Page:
Unfortunately, I came down with the December crud the week before Christmas, so I wasn’t able to fully partake of the holiday spirit. Last minute shopping and baking was supplanted with a trip to the doctor and sleep.

My Christmas presents included a dimmable LED reading light to replace the halogen light above my berth. We are planning on replacing all of the halogen berth lights with these. Ryan is quickly replacing all of the cabin lights with LED lighting. IKEA has been invaluable in this endeavor. They have nice LED fixtures, which are far more reasonably priced than anything we found at West Marine.

A solid week of illness resulted in a quick trip down the waterway for a mid-cycle pump-out. We discovered the pump-out facilities on our side of the bridge at the marina east of us are really quite nice. For $5 you can pull up to any dock and they will pump you out. Under the circumstances this was a much better option than raising the bridge.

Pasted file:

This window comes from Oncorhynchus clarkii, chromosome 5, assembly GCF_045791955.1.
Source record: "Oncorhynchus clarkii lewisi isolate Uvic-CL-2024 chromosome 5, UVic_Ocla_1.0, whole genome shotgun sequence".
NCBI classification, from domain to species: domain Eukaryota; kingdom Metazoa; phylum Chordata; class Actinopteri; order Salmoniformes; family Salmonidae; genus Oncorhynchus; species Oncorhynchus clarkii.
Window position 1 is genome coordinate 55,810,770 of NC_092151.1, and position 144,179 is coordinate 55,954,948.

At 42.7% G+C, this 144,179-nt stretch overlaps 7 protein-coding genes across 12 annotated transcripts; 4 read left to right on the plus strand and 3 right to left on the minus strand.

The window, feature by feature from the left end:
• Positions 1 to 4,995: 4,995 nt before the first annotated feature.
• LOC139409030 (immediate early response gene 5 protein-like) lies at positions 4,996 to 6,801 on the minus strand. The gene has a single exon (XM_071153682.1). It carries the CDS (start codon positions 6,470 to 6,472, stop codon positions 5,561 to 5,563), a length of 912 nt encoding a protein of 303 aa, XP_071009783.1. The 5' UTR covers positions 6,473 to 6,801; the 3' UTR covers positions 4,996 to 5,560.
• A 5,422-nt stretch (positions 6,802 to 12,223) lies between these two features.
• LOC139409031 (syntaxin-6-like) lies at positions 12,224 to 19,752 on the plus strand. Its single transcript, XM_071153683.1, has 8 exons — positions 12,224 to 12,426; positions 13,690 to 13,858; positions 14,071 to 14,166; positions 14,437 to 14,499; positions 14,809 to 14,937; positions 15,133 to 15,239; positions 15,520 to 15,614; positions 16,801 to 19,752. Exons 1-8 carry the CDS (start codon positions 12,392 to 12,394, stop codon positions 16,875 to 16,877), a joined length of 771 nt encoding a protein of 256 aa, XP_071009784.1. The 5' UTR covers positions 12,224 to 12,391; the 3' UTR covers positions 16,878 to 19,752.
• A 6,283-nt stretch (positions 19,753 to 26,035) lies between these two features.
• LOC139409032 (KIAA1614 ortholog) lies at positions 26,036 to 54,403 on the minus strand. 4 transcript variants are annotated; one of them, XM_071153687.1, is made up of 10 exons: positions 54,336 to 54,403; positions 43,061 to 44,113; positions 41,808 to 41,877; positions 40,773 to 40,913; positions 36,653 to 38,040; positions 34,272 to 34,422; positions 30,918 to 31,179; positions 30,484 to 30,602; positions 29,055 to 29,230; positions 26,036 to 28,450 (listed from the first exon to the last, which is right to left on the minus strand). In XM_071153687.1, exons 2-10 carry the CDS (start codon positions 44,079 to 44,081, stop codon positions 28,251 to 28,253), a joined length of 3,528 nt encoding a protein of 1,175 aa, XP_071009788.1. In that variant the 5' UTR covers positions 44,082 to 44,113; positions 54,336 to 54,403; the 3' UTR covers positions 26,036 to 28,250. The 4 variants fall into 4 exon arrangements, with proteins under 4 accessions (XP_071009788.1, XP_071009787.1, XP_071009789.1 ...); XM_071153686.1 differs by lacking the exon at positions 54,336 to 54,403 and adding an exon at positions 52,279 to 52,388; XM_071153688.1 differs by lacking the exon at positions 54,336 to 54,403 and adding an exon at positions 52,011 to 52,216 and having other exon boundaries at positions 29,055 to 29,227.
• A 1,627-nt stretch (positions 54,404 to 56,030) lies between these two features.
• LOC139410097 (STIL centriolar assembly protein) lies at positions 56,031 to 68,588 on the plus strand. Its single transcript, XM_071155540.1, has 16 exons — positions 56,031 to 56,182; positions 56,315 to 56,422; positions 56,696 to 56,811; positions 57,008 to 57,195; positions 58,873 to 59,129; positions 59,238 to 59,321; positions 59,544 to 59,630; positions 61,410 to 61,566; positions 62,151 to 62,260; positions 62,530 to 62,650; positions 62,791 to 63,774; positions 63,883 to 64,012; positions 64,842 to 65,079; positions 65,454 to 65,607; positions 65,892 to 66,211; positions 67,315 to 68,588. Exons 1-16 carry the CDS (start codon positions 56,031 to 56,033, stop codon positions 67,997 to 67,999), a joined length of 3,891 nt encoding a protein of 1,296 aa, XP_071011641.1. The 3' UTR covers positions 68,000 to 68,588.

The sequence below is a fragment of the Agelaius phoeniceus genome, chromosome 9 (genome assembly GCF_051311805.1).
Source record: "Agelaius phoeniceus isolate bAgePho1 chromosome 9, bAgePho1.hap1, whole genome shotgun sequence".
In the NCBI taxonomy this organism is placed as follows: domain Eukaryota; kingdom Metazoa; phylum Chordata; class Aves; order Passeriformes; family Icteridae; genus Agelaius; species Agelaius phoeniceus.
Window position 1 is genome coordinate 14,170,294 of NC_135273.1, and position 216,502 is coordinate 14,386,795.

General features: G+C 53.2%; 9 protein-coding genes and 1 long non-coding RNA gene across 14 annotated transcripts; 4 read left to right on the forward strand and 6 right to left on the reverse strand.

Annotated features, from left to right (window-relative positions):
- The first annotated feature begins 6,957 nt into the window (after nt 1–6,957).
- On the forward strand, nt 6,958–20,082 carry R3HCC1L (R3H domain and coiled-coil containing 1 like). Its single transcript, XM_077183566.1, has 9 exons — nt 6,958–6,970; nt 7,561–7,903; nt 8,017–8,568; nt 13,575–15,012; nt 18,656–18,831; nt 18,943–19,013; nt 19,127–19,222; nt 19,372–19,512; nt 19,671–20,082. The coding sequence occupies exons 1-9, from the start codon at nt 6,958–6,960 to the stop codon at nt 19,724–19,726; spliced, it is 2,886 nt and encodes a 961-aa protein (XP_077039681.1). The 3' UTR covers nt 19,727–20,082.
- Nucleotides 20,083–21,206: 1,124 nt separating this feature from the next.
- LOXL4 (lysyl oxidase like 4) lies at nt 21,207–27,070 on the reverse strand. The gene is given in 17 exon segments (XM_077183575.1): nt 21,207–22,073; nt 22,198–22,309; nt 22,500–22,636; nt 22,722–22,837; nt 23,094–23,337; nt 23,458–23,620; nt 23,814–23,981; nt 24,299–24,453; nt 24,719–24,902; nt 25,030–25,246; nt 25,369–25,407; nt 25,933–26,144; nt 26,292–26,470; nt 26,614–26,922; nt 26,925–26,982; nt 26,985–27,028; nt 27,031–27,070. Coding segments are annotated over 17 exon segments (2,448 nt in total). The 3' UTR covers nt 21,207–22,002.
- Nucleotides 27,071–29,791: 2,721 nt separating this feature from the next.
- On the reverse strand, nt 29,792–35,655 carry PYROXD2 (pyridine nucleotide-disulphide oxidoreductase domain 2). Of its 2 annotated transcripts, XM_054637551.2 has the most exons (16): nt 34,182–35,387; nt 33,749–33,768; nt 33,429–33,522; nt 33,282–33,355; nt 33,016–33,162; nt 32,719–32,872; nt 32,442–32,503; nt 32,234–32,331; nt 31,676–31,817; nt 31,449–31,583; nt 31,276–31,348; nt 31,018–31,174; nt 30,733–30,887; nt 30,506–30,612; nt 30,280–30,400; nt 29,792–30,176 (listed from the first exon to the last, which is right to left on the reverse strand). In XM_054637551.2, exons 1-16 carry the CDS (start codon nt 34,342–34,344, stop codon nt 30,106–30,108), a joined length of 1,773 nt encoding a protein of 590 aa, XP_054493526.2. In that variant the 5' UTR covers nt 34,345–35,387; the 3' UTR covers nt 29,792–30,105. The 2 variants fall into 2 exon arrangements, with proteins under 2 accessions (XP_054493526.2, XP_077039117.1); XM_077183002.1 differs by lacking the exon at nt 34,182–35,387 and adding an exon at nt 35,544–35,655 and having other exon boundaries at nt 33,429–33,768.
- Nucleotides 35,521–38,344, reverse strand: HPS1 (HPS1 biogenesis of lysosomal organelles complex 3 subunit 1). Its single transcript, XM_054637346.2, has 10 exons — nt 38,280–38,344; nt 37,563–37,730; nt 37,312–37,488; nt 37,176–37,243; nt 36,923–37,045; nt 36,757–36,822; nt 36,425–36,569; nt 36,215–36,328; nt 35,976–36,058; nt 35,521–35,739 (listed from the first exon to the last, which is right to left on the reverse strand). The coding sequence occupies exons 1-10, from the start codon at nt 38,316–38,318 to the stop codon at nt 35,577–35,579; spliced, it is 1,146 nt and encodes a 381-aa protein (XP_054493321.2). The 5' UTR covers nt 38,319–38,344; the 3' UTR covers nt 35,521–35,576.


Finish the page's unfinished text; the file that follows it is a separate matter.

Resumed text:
The poo struggle is real.

An order was placed yesterday for a 709 SeeLeveL II™ Tank Monitor System for our black water holding tanks. These are designed for RVs. It will monitor both black water tanks. We had to purchase an additional sensor to get the depth required for our holding tanks. The stock sensors are 12” and our tanks are 24.” I am looking forward to getting rid of poo panic.

Fresh water

Ryan mastered the fresh water system and got the continuous water feed from the dock working.  City water pressure is a luxury I had no idea I was missing. We’ll be upgrading the fresh water pump in the Waponi when we get a chance.